Multilingualism and Polyphony in Immigrants’ Literature in Finland

Immigration and globalization have broadened the definition of Finnish literature that was traditionally defined as a piece of literature written by a Finn in Finnish in Finland for Finns. As a result of immigration to Finland, some immigrants have produced and continue to produce literary works that deal with Finnish culture, society and history in Finnish or several other languages. In addition to their mother tongues, a great number of immigrant authors master different languages and employ them simultaneously in their works. The existence of such works in Finland and their coexistence with Finnish literature have both challenged the traditional definition of Finnish literature and have generated multilingual and polyphonic literature.

The project [on multilingual Finnish literature]…aims to increase the visibility, readability and research on literary works written by immigrant authors in Finland, writing in the dominant or non-dominant languages but know themselves affiliated with Finnish culture, history and society.

At the Finnish Literature Society (Suomalaisen Kirjallisuuden Seura, SKS, https://www.finlit.fi/en), wherein work is based on an up-to-date knowledge and understanding of the roots of the culture, as well as the contemporary profile of a multicultural and multilingual Finnish literature, we are conducting a project, entitled “Toward a More Inclusive Finnish Literature,” on multilingual Finnish literature. The project, which has started in January 2018, aims to increase the visibility, readability and research on literary works written by immigrant authors in Finland, writing in the dominant or non-dominant languages but know themselves affiliated with Finnish culture, history and society.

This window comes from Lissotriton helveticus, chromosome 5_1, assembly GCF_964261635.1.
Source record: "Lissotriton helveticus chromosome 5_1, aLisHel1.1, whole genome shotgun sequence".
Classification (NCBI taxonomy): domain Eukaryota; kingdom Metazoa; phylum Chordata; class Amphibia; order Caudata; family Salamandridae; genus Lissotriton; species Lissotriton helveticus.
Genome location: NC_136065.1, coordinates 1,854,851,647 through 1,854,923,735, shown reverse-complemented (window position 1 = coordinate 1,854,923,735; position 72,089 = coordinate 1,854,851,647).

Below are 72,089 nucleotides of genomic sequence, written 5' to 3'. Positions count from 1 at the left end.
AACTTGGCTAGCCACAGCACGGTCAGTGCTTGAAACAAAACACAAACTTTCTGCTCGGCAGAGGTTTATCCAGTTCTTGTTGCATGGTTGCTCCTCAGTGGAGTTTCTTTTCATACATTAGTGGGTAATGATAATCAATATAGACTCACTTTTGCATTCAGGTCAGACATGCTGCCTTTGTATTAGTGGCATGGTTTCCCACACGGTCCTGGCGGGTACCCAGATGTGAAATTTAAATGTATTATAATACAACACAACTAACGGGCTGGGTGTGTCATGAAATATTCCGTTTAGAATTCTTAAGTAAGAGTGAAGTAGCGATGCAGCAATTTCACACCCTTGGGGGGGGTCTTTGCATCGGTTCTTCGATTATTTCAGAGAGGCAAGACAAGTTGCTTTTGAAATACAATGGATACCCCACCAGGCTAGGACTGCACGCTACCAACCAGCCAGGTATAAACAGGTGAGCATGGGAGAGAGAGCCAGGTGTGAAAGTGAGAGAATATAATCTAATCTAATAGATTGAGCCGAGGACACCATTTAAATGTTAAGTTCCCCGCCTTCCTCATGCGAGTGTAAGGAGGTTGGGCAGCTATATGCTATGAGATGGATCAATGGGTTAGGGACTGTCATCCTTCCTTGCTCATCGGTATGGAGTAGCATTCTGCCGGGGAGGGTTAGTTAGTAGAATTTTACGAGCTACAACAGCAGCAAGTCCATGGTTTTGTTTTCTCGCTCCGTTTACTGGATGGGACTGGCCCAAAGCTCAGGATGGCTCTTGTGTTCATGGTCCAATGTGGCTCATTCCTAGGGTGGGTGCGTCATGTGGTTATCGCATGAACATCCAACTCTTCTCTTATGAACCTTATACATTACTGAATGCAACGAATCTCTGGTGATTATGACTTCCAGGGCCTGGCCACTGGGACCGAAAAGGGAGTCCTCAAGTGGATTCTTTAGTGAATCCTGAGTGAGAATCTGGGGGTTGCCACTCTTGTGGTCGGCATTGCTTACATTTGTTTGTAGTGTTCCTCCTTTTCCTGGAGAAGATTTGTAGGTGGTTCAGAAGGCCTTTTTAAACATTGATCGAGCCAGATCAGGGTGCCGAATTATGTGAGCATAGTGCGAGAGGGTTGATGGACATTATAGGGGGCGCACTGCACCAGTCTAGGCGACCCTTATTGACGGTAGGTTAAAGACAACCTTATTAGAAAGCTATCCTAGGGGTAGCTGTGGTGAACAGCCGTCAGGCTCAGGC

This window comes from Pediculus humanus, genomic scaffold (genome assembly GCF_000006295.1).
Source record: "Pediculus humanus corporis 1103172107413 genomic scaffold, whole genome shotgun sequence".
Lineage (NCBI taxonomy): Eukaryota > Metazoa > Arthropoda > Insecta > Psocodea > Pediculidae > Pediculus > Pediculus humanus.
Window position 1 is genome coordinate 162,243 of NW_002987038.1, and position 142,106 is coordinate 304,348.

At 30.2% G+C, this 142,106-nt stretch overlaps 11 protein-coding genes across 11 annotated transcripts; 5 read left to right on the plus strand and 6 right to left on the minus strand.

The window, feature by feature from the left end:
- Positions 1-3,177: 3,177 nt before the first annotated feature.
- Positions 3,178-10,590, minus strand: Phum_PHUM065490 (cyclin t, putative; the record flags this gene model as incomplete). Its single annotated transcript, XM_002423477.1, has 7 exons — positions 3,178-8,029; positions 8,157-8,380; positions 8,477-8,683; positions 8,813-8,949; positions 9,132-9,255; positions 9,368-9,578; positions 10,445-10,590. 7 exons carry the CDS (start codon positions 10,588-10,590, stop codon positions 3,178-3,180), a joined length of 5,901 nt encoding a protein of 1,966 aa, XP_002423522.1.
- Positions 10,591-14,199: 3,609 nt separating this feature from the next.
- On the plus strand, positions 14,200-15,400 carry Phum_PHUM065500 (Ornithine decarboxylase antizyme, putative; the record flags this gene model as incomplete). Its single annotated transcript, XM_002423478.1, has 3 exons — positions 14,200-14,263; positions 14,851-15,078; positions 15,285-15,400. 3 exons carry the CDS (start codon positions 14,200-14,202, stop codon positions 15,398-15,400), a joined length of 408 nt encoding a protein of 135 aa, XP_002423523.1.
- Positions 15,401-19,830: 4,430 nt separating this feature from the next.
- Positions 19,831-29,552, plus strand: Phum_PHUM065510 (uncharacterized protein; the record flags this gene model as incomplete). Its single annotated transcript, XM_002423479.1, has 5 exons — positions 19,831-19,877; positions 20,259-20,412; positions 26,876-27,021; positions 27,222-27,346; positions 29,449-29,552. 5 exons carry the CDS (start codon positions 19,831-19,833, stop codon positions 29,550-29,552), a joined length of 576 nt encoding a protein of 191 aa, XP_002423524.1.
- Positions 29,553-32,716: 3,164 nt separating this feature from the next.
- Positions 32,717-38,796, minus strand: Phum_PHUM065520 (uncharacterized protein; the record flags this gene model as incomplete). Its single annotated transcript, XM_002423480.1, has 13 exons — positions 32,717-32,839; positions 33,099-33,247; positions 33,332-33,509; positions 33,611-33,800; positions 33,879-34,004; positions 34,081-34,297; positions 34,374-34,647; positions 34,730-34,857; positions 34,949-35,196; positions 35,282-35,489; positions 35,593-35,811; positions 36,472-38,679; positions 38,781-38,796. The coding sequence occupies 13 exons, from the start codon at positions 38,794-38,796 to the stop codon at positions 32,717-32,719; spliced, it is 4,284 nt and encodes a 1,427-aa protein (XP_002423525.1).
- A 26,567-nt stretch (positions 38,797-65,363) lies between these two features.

The database [on immigrant authors residing in Finland]…will include the information of seventy immigrant authors, such as their updated biographies, list of publications and photos of many of these authors, as well as the views and interviews of some of them.

Since there did not exist any database on immigrant authors residing in Finland, we have spent some time to build the database, which will include the information of seventy immigrant authors, such as their updated biographies, list of publications and photos of many of these authors, as well as the views and interviews of some of them. The database is updated on regular basis as the project proceeds. Right after that, we selected a number of immigrant authors based on their professionality (quality of their published works), activity (quantity of their works) and diversity of nationality for the first round of interviews. We contacted them one at a time, asked those who were interested to send some of their published works to us, and after reading them, we had an in-depth and technical interview rather than a general one. Up to this date, fifteen authors have been interviewed, and the other selected ones will be contacted and interviewed hereafter.

The seminar also familiarized immigrant authors with the activities of the SKS and our co-organizers with a focus on their supportive missions for immigrant authors.